Terminator 3: Rise of the Machines
Directed by Jonathan Mostow. Starring Arnold Schwarzenegger, Nick Stahl, Claire Danes, David Andrews, Kristanna Loken. (2003, R, 109 min.)
REVIEWED By Marc Savlov, Fri., July 4, 2003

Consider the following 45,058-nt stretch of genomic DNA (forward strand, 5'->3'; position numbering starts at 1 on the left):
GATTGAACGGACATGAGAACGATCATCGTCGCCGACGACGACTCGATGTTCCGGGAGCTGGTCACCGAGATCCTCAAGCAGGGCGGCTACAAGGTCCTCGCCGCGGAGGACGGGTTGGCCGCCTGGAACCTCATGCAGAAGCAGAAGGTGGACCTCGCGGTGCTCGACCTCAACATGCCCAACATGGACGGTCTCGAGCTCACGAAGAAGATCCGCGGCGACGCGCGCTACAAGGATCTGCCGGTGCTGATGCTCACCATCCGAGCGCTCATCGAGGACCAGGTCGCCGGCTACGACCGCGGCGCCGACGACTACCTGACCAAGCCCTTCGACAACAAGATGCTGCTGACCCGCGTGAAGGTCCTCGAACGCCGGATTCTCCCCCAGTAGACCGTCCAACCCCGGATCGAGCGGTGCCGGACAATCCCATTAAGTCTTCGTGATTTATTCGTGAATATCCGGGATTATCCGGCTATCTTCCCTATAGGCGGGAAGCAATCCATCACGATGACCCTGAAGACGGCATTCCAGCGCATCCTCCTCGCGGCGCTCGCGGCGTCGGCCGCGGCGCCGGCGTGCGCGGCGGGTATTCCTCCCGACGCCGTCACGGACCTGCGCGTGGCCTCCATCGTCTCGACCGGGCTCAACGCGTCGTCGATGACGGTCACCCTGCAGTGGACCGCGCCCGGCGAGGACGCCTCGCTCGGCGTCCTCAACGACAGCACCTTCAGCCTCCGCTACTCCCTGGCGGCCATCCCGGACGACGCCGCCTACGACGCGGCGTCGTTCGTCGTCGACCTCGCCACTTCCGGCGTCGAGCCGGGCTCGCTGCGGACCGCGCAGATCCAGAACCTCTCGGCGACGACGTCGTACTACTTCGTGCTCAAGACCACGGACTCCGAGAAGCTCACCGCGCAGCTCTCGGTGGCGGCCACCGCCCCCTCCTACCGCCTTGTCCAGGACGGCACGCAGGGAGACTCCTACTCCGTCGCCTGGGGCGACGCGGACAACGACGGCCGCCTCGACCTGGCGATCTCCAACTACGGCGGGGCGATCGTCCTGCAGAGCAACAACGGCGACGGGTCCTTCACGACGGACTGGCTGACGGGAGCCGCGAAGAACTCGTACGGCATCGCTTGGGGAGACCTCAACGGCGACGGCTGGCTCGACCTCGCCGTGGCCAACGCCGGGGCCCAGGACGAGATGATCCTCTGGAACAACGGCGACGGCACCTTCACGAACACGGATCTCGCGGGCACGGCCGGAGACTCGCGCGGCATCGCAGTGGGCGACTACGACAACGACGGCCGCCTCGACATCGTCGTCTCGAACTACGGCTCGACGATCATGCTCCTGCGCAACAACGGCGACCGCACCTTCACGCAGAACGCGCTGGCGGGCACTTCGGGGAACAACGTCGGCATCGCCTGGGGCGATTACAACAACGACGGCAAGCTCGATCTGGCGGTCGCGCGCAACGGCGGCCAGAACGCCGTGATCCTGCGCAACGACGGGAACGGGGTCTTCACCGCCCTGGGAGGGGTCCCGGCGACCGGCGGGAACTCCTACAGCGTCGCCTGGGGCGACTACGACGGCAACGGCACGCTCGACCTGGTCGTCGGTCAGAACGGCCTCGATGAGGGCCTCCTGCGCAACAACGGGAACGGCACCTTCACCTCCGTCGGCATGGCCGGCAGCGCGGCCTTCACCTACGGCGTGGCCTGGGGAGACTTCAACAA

In the 12 years since Terminator 2: Judgment Day was released both the sci-fi/action genre and the art of computer-generated special effects (which that film’s director James Cameron helped revolutionize) have morphed, like Robert Patrick’s T-1000, into swaggering behemoths that crush everything in their path. "Puny human-character-driven storylines!" as the Hulk would surely say. Cameron’s original Terminator, which shook things up way back in 1984, was a dark little slice of Roger Corman-style B-movie smarts. Cameron, who like so many other notables got his start under that legendary producer-cum-skinflint’s aegis, took to heart and then improved on Corman’s basic monster-movie tenets. The resulting film, The Terminator, which arrived unheralded and without a stitch of marketing push, was a corker, all streamlined action cut through with a solid dose of humanity. It has since moved into the pantheon of Hollywood legend, and rightfully so. T2 expanded the Cormaneering even further; a tremendously expensive, astoundingly ambitious project, Cameron (who penned the script with William Wisher Jr.) made it a film that at its heart was pure character and then cloaked it in an ultra-action exoskeleton, the written antithesis of its lumbering skin-on-top, metal-beneath antihero. The tagline could have been, "You’ll believe a machine can have a flawlessly human character arc," but that, thankfully, it wasn’t. Terminator 3 may be the most Cormanesque of the lot: The film’s relentless devotion to headlong action and blitzkrieg plotting is akin to falling down an elevator shaft in the dark. You never quite know what you’re going to hit along the way, so you might as well enjoy the plummet. And while the direction by Jonathan Mostow (the WWII U-boat charmer U-571) lacks the tough-guy humanity of Cameron’s previous epic (which at times bordered on the spiritual), he’s certainly no slouch when it comes to making things go boom. There’s also a decent attempt to rein in the CGI effects as well – this isn’t Matrix: Reloaded, thankfully, although both films share a Luddite’s paranoia of technology’s potential to run amok. (What Cameron might have done to prepare for Y2K is one of the great curiosities of the ages.) Nick Stahl, as 18-year-old John Connor – the future savior of humanity who joins forces with Schwarzenegger’s time-traveling cyborg against the stronger, faster robotic assassin (the model-perfect Loken) who has been sent to erase him from history – is appealingly haunted. (He even looks like he could be the son of the first film’s Michael Biehn.) With Connor on the run with future partner Claire Danes, an unstoppable hell closing in from all sides, and a scant three hours to save the world, the movie rockets from one massive explosion to the next – all the while peppered throughout with a sly sense of humor and a wealth of references to what has come before (of note: the appearance of what is presumably the very first Terminator, the T-1, which looks as though it might give RoboCop’s ED-209 a run for its money). Fittingly, T3 arrives in theatres amid a spate of real-world technophobia and worries about wandering WMDs and all manner of unnervingly stockpiled things that go boom in the night and Total Information government programs. Reality has overtaken the movies here, which, I suppose, makes T3 all the more cathartically appealing. At least onscreen we have Arnold Schwarzenegger in our corner.